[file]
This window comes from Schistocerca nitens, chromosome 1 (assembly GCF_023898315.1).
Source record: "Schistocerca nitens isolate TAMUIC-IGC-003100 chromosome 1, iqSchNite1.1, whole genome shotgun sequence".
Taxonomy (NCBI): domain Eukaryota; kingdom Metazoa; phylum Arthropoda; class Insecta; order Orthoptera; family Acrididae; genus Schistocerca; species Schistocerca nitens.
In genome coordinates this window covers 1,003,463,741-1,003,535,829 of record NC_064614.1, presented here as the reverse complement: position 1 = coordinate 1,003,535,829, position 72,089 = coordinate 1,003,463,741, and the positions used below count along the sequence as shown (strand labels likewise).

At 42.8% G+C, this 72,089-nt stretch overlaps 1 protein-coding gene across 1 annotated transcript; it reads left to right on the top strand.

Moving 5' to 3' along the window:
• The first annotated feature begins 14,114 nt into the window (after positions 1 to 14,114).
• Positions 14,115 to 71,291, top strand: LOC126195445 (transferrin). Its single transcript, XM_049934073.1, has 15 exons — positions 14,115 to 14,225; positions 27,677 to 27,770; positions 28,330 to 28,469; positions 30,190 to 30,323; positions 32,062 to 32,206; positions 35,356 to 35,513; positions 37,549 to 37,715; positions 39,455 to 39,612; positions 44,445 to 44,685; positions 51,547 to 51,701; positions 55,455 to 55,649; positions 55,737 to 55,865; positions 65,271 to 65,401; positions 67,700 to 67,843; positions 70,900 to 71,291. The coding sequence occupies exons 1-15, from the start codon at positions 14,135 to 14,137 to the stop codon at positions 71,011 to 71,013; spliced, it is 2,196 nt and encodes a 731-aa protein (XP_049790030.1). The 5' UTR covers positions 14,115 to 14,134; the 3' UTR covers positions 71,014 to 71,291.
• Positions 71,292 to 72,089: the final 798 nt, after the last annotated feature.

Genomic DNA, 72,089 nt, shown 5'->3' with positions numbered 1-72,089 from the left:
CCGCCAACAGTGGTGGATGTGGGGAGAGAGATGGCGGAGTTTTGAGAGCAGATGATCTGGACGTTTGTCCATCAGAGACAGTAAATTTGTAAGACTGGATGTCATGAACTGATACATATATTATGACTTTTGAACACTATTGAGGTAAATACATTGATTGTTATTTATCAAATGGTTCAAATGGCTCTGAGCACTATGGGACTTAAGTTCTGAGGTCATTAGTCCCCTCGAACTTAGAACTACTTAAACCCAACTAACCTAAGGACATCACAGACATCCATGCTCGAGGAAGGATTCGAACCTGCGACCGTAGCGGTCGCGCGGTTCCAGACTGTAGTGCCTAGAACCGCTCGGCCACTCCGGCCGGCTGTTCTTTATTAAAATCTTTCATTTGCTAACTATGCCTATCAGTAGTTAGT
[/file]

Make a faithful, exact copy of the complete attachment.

This window comes from Schistocerca nitens, chromosome 1 (assembly GCF_023898315.1).
Source record: "Schistocerca nitens isolate TAMUIC-IGC-003100 chromosome 1, iqSchNite1.1, whole genome shotgun sequence".
Taxonomy (NCBI): domain Eukaryota; kingdom Metazoa; phylum Arthropoda; class Insecta; order Orthoptera; family Acrididae; genus Schistocerca; species Schistocerca nitens.
In genome coordinates this window covers 1,003,463,741-1,003,535,829 of record NC_064614.1, presented here as the reverse complement: position 1 = coordinate 1,003,535,829, position 72,089 = coordinate 1,003,463,741, and the positions used below count along the sequence as shown (strand labels likewise).

At 42.8% G+C, this 72,089-nt stretch overlaps 1 protein-coding gene across 1 annotated transcript; it reads left to right on the top strand.

Moving 5' to 3' along the window:
• The first annotated feature begins 14,114 nt into the window (after positions 1 to 14,114).
• Positions 14,115 to 71,291, top strand: LOC126195445 (transferrin). Its single transcript, XM_049934073.1, has 15 exons — positions 14,115 to 14,225; positions 27,677 to 27,770; positions 28,330 to 28,469; positions 30,190 to 30,323; positions 32,062 to 32,206; positions 35,356 to 35,513; positions 37,549 to 37,715; positions 39,455 to 39,612; positions 44,445 to 44,685; positions 51,547 to 51,701; positions 55,455 to 55,649; positions 55,737 to 55,865; positions 65,271 to 65,401; positions 67,700 to 67,843; positions 70,900 to 71,291. The coding sequence occupies exons 1-15, from the start codon at positions 14,135 to 14,137 to the stop codon at positions 71,011 to 71,013; spliced, it is 2,196 nt and encodes a 731-aa protein (XP_049790030.1). The 5' UTR covers positions 14,115 to 14,134; the 3' UTR covers positions 71,014 to 71,291.
• Positions 71,292 to 72,089: the final 798 nt, after the last annotated feature.

Genomic DNA, 72,089 nt, shown 5'->3' with positions numbered 1-72,089 from the left:
CCGCCAACAGTGGTGGATGTGGGGAGAGAGATGGCGGAGTTTTGAGAGCAGATGATCTGGACGTTTGTCCATCAGAGACAGTAAATTTGTAAGACTGGATGTCATGAACTGATACATATATTATGACTTTTGAACACTATTGAGGTAAATACATTGATTGTTATTTATCAAATGGTTCAAATGGCTCTGAGCACTATGGGACTTAAGTTCTGAGGTCATTAGTCCCCTCGAACTTAGAACTACTTAAACCCAACTAACCTAAGGACATCACAGACATCCATGCTCGAGGAAGGATTCGAACCTGCGACCGTAGCGGTCGCGCGGTTCCAGACTGTAGTGCCTAGAACCGCTCGGCCACTCCGGCCGGCTGTTCTTTATTAAAATCTTTCATTTGCTAACTATGCCTATCAGTAGTTAGT